Daily Devotion Text

November 15, 2022

Romans 12 Commentary

By gracepoint In Devotion Text, Romans with Comments Off on Romans 12 Commentary


Romans 12 Commentary

vv.1-2  “Romans 12:1–2 is one of the best-known passages in the Bible—and deservedly so, for we find here a succinct description of the essence of the believer’s response to God’s grace in the gospel of Jesus Christ. It functions as the heading for all the specifics Paul will unpack in the subsequent chapters. Our response is rooted in God’s grace. The NIV’s ‘God’s mercy’ conceals the fact that the Greek word for ‘mercy’ is in the plural (‘mercies’). Paul is reminding us of the many displays of God’s mercy he has touched on in chapters 1–11. ‘In view of’ probably modifies ‘urge’; Paul exhorts us in light of the manifold mercy of God. Our obedience is the product of what God has done in our lives, not something we can manufacture on our own.” [1]

“Paul, unusually, repeats the word ‘well-pleasing’ (NIV, pleasing) in the very next verse, making it clear that for him at least what a Christian does, in Christ and by the Spirit, gives actual pleasure to God.  This is counterintuitive for many Christians, schooled to insist that nothing we do can commend ourselves to God.  But Paul insists in several passages that Christian worship and obedience, holiness and unity do indeed please God, and if we have articulated his other doctrines (e.g., justification) in such a way as to exclude this notion, we have clearly misrepresented him.” [2]

“This offering of ourselves to God constitutes, Paul concludes, our ‘spiritual act of worship.’ ‘Spiritual’ translates a word (logikos) over which there is much debate, as the varied renderings in English translations suggest: ‘spiritual’ (NIV; NRSV; NASB); ‘reasonable’ (KJV); ‘true’ (TEV); ‘offered by mind and heart’ (REB); ‘intelligent’ (Phillips). But when the background is considered […], we think ‘informed’ or ‘understanding’ is the best single equivalent in English. We give ourselves to God as his sacrifices when we understand his grace and its place in our lives. We offer ourselves not ignorantly, like animals brought to slaughter, but intelligently and willingly. This is the worship that pleases God.” [3]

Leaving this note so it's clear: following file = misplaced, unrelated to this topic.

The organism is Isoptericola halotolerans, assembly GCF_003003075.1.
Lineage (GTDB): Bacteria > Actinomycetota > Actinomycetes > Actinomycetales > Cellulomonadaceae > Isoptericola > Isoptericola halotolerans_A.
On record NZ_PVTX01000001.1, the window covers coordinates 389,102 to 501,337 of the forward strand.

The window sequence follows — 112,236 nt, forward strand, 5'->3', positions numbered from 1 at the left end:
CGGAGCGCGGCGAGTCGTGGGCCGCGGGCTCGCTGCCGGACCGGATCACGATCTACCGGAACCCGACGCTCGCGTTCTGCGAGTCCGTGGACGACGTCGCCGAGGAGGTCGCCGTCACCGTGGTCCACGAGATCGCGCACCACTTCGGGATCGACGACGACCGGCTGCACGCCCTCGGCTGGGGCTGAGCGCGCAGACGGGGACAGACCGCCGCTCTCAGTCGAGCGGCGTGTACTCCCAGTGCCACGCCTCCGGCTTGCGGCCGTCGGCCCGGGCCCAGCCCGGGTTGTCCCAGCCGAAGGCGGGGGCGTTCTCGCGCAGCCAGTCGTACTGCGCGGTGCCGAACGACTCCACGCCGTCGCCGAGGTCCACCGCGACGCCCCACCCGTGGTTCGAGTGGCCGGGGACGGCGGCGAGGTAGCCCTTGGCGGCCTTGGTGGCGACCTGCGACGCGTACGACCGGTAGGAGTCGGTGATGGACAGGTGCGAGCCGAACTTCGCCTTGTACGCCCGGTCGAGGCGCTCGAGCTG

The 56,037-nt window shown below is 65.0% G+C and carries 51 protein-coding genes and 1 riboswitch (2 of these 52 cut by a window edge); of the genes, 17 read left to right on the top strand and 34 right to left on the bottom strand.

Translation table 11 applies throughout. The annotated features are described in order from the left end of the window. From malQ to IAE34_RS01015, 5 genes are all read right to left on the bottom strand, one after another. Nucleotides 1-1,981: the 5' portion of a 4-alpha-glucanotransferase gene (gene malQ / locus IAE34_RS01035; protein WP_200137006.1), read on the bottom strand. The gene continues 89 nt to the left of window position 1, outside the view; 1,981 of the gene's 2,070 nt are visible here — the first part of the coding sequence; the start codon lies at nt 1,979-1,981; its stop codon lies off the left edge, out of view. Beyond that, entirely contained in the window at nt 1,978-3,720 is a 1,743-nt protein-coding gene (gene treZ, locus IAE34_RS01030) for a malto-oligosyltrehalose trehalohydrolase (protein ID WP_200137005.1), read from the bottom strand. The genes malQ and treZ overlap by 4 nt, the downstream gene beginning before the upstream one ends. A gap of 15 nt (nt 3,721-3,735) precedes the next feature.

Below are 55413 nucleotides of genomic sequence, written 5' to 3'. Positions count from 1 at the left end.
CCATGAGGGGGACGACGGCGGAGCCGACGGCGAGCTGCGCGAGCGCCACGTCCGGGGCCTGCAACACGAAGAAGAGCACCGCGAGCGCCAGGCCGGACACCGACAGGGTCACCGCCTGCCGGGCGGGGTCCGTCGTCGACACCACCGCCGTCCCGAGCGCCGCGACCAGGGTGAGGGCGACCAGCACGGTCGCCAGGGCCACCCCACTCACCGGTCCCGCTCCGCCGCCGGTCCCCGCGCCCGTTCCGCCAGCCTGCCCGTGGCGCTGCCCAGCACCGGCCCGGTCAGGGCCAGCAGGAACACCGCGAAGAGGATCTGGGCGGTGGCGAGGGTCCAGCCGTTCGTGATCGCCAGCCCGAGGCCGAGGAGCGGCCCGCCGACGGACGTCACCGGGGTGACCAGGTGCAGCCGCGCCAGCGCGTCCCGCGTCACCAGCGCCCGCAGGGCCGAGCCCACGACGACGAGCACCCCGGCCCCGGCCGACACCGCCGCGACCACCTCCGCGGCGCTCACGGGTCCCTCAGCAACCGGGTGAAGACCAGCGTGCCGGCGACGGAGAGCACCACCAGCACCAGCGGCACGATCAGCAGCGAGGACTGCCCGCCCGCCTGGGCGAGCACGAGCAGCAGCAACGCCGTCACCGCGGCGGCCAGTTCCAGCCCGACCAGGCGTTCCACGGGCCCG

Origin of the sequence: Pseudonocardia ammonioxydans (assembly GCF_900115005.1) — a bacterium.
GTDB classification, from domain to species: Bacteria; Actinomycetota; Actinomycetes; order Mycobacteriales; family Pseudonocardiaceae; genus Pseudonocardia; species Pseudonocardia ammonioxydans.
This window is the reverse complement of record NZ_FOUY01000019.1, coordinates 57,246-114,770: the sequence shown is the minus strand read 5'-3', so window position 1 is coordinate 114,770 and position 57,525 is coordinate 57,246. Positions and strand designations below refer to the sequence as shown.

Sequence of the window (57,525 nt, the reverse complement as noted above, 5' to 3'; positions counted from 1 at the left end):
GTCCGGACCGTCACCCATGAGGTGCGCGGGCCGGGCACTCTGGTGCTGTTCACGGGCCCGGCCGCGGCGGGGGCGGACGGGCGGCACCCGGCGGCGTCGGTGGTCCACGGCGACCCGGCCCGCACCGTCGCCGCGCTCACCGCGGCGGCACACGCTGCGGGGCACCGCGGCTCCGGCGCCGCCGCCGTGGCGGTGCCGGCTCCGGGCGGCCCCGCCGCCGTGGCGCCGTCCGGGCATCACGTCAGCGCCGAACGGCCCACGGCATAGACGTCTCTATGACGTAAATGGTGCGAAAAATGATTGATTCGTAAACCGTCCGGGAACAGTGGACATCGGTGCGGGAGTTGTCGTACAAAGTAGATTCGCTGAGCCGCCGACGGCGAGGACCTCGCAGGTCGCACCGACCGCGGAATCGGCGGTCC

v.2  “When we change the way we think, we change the way we live. […]

“ […] It is a process. The fact that Paul calls on believers to engage in this renewing of the mind shows that it does not automatically happen to us when we believe. God’s Spirit comes to reside in us, and he provides a whole new orientation to our thinking. But our thinking itself is not instantaneously changed. The ruts of the old life are not always easy to get out of. Some of our ways of thinking are deeply ingrained, and they will not disappear overnight.”

“The key question then becomes: What are we feeding into our minds? Most Christians have little choice but to spend forty or fifty hours of every week in ‘the world,’ making a living. It is hoped that most Christians also seek to spend time with unbelievers as a means of ministry and evangelism. But if we spend all our discretionary time watching network television, reading secular books, and listening to secular music, it will be a wonder if our minds are not fundamentally secular. Our job is to cooperate with God’s Spirit by seeking to feed into our minds information that will reprogram our thinking in line with the values of the kingdom.” [4]

v.6  “Prophesying in Scripture is not always predicting the future. Often it means preaching God’s messages (1 Corinthians 14:1-3).” [5] 

v.9  “He must hate evil and love good.  Regarding one thing we must be clear – what many people hate is not evil, but the consequences of evil.  No man is really a good man when he is good simply because he fears the consequences of being bad.” [6]

[1] Douglas J. Moo, Romans, NIV Application Commentary Pradis CD (Grand Rapids, MI: Zondervan, 2000).

[2] N.T. Wright, “The Letter to the Romans,” New Interpreter’s Bible, Vol. X (Nashville, TN: Abingdon Press, 2002) 704.

[3] Douglas J. Moo, Romans, NIV Application Commentary Pradis CD (Grand Rapids, MI: Zondervan, 2000).

[4] Douglas J. Moo, Romans, NIV Application Commentary Pradis CD (Grand Rapids, MI: Zondervan, 2000).

[5] Life Application Study Bible, study notes (co-published by Grand Rapids, MI: Zondervan; Wheaton, IL: Tyndale House, 1991) 2050.

[6] William Barclay, The Letter to the Romans, Daily Study Bible Series (Philadelphia, PA: Westminster Press, 1975) 164.

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